DERR v. WEAVERAnnotate this Case
DERR v. WEAVER
1936 OK 381
57 P.2d 1153
177 Okla. 100
Case Number: 26726
Supreme Court of Oklahoma
¶0 MASTER AND SERVANT - Workmen's Compensation Law - Authority of Industrial Commission as to Review of Award for "Change in Condition."
Upon its own motion or upon the application of any party in interest, on the ground of a change in condition, the Industrial Commission may at any time review any award, and, upon such review, may make an award ending, diminishing, or increasing the compensation previously awarded. By the term "change in condition" is meant a change in condition occurring after the previous award of the Commission.
Action in the Supreme Court by H. B. Derr et al. to review an award of the State Industrial Commission in favor of Thomas Weaver. Award affirmed.
Rittenhouse, Webster & Rittenhouse, for petitioners.
Leo J. Williams and M.J. Parmenter, for claimant.
¶1 This is an original proceeding in this court to review an order and award of the State Industrial Commission made on the 27th day of September, 1935, overruling the petitioners' motion to discontinue compensation based on the ground of a change of condition for the better. The parties will be referred to as they appeared before the commission.
¶2 Claimant, on the 15th day of December, 1930, received an accidental personal injury arising out of and in the course of his employment when some dynamite caps exploded in his face. His right eye was immediately removed, and he was paid compensation for the complete loss of this eye at the rate of $18 per week.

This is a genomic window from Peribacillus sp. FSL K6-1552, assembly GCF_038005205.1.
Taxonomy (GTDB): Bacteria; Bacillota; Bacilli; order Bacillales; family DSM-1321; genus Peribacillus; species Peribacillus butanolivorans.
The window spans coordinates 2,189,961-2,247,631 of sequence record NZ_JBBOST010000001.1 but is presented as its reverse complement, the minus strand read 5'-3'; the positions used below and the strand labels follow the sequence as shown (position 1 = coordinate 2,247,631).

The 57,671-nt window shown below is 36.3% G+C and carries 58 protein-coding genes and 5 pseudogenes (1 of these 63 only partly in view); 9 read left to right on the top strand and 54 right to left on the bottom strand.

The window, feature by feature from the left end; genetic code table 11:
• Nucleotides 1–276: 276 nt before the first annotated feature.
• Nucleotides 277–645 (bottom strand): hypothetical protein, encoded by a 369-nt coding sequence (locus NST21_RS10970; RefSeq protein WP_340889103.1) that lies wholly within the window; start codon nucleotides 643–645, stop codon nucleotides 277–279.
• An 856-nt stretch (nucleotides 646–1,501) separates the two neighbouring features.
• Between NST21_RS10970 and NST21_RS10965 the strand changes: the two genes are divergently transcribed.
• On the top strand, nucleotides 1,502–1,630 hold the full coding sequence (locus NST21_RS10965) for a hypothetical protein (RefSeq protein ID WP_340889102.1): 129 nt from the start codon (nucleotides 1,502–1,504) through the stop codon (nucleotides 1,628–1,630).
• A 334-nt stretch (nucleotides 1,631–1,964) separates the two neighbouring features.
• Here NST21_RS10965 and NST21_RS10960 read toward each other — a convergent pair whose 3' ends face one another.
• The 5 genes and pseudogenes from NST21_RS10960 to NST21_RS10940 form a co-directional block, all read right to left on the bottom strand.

¶3 On November 10, 1932, he filed a motion to reopen his case alleging that he had suffered a change of condition for the worse in that his left eye had become affected by reason of the accident.
¶4 Testimony was heard, and on the 3rd day of March, 1933, the claimant's motion to reopen based on the ground of a change of condition for the worse was by the commission denied, and the claimant, on the 24th day of March, 1933, filed a motion to vacate said order offering to introduce proof in addition to that already in the record. On the 29th day of the same month and year the commission vacated said order and set the same for hearing, at which time further proof was offered, and at the conclusion of which, on the 6th day of May, 1933, the State Industrial Commission made its order finding that claimant had sustained a change of condition for the worse, and ordered the payment of compensation for a complete loss of vision in the right eye and 80 per cent. loss in the left eye, less any sum or sums theretofore paid for permanent disability.